France in the late 1940s. Jean-Louis Domecq is an industrial designer at a Peugeot factory. He is tired of the bad light at his work station and decides to build his own lamp. It has an articulated body and a moveable head and attaches to the desk. A sturdy, resilient and very practical lamp that paved the way for his future business. A few years later, Domecq began to market the lamp under his own initials: Ji-el-dé (pronounced in French). The lamp inspired by a workplace necessity soon appeared in countless workshops and factories across France. Few could have imagined that six decades later, Jieldé lamps would conquer the most beautifully decorated homes in the world. Industrial design, be it Tolix, Fase or Jieldé, exerts a seductive power, both then and now.
Today, the Jieldé brand continues to produce and reissue its catalogue, adapting it to current tastes. But these lamps do not interest Cyril Sauzay. He likes the originals, the real thing. Cyril, who is French, worked in publishing for ten years, but during that time he also cultivated a hobby: he bought old lamps at antique fairs and restored them. When he moved from Paris to Barcelona a decade ago, he brought his hobby with him. As it so often happens, his hobby eventually transformed into a career. Cyril is now a respected restorer of Jieldé lamps, a self-taught expert known for his meticulousness. About a year ago, he left his job negotiating publishing rights to open a small workshop-store on a narrow street in the Born. The space has wood and iron beams, and faint traces of pencil sketches on the stripped walls point to its past as a carpentry workshop.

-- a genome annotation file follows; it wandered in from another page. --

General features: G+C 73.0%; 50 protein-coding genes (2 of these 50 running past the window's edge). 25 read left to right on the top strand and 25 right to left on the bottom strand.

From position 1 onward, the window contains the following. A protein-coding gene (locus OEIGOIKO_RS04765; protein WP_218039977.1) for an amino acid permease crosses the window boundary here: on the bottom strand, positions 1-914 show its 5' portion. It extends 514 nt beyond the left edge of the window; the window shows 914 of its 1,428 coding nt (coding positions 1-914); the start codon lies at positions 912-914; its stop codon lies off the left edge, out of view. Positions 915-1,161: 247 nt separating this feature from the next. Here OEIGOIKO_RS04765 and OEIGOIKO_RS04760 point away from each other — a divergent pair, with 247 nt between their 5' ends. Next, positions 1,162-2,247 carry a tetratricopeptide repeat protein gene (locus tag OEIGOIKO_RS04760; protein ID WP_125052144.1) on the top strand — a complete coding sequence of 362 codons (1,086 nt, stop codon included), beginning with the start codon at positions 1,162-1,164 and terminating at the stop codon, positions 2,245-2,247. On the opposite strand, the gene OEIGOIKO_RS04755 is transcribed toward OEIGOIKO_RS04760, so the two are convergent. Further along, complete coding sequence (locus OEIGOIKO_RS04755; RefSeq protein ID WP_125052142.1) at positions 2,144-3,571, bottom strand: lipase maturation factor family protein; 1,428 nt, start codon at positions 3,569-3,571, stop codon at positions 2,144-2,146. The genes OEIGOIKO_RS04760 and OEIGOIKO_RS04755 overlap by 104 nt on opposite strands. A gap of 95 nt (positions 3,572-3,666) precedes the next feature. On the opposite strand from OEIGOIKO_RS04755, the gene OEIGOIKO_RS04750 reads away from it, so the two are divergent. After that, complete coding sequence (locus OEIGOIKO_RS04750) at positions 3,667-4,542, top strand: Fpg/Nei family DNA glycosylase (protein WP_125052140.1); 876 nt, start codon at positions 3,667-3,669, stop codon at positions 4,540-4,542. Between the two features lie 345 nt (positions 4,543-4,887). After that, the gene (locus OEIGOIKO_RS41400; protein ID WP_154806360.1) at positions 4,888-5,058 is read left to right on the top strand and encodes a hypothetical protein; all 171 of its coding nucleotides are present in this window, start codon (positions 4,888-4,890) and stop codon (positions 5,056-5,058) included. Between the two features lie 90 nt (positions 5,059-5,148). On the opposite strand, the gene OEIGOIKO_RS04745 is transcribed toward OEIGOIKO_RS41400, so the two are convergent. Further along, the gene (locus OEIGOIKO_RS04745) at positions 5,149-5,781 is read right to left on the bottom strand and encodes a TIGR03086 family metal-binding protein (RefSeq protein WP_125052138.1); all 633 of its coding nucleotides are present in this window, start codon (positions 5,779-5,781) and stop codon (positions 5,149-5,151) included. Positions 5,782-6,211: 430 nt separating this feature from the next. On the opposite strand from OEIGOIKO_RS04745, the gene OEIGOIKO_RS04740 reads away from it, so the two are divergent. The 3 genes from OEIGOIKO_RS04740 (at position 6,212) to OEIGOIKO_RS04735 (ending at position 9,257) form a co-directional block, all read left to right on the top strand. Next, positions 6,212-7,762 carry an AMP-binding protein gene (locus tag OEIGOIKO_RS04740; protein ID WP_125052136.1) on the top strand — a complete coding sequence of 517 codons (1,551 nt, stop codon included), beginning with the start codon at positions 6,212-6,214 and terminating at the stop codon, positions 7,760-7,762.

Antic Beauty is an oasis of iron and wood. Not a trace of plastic, that icon of the 1970s. The small space pays tribute to industrial furniture, which reigned supreme during the 1940s, 50s and well into the 60s. Sturdy, resilient and bombproof. Filing cabinets, tables, chairs, posters...everything here is metallic and, trust me, absolutely beautiful. The furniture bears the marks of its history. Dents and scratches that reveal what it has experienced and overcome. The most abundant items, of course, are lamps, Cyril's great passion. The Jieldé clearly dominates the selection, but Cyril also has Cremer and even some RTVE spotlights. Each one is a small marvel.
Respect and meticulous care: the guiding principles, according to Cyril, of restoring a lamp. He doesn't indulge in aesthetic spectacle. He wants to give them a second chance without gratuitous modifications. All he wants is to return them to their original splendour. In truth, the Jieldé hold such power that they really don't need anything else. Their robust nature is part of their appeal, along with the elegance of their articulated frame. Cyril likes to maintain their patina, which is why he prefers to finish them in a graphite polish. The base of certain lamps catches my eye. He makes them himself, he explains, using the brake pads of a car. Of course, they're iron after all. The original Jieldé were designed to attach to a desk, which is why they did not have a base. Given that several clients asked him for standing lamps, he came up with this solution, which is both functional and aesthetic. Here's to Cyril's talent, may it live long and prosper!
Cyril Sauzay is a professional restorer of Jieldé lamps, originally designed by Jean-Louis Domecq and characterised by their articulated frame and moveable head. His workshop, Antic Beauty, is an oasis of iron and wood, a small tribute to the industrial furniture that reigned supreme during the 1940s, 50s and well into the 60s. Lamps, Cyril's great passion, are the most abundant item.